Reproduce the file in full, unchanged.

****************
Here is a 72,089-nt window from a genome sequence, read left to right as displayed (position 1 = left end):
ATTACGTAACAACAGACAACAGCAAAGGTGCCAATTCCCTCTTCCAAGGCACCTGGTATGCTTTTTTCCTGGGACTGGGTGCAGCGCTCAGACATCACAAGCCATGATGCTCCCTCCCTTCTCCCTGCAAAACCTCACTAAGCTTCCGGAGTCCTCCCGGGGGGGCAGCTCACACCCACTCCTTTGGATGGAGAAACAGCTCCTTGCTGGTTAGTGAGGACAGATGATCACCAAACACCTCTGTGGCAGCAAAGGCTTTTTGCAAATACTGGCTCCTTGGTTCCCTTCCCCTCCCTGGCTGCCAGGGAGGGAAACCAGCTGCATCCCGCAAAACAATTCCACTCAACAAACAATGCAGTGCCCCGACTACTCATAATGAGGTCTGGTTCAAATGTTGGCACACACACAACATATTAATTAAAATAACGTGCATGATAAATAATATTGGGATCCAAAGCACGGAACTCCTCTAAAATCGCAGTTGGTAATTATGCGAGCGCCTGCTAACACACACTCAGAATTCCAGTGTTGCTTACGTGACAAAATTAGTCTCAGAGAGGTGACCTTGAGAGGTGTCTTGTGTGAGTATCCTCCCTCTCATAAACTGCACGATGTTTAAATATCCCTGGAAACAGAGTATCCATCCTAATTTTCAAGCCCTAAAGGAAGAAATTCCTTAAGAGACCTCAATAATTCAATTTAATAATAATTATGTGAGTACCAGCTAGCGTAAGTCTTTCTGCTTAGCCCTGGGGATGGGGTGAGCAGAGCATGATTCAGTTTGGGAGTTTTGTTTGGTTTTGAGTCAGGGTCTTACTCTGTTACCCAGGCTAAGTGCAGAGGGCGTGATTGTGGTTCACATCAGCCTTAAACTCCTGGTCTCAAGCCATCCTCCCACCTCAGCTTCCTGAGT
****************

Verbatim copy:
Here is a 72,089-nt window from a genome sequence, read left to right as displayed (position 1 = left end):
ATTACGTAACAACAGACAACAGCAAAGGTGCCAATTCCCTCTTCCAAGGCACCTGGTATGCTTTTTTCCTGGGACTGGGTGCAGCGCTCAGACATCACAAGCCATGATGCTCCCTCCCTTCTCCCTGCAAAACCTCACTAAGCTTCCGGAGTCCTCCCGGGGGGGCAGCTCACACCCACTCCTTTGGATGGAGAAACAGCTCCTTGCTGGTTAGTGAGGACAGATGATCACCAAACACCTCTGTGGCAGCAAAGGCTTTTTGCAAATACTGGCTCCTTGGTTCCCTTCCCCTCCCTGGCTGCCAGGGAGGGAAACCAGCTGCATCCCGCAAAACAATTCCACTCAACAAACAATGCAGTGCCCCGACTACTCATAATGAGGTCTGGTTCAAATGTTGGCACACACACAACATATTAATTAAAATAACGTGCATGATAAATAATATTGGGATCCAAAGCACGGAACTCCTCTAAAATCGCAGTTGGTAATTATGCGAGCGCCTGCTAACACACACTCAGAATTCCAGTGTTGCTTACGTGACAAAATTAGTCTCAGAGAGGTGACCTTGAGAGGTGTCTTGTGTGAGTATCCTCCCTCTCATAAACTGCACGATGTTTAAATATCCCTGGAAACAGAGTATCCATCCTAATTTTCAAGCCCTAAAGGAAGAAATTCCTTAAGAGACCTCAATAATTCAATTTAATAATAATTATGTGAGTACCAGCTAGCGTAAGTCTTTCTGCTTAGCCCTGGGGATGGGGTGAGCAGAGCATGATTCAGTTTGGGAGTTTTGTTTGGTTTTGAGTCAGGGTCTTACTCTGTTACCCAGGCTAAGTGCAGAGGGCGTGATTGTGGTTCACATCAGCCTTAAACTCCTGGTCTCAAGCCATCCTCCCACCTCAGCTTCCTGAGT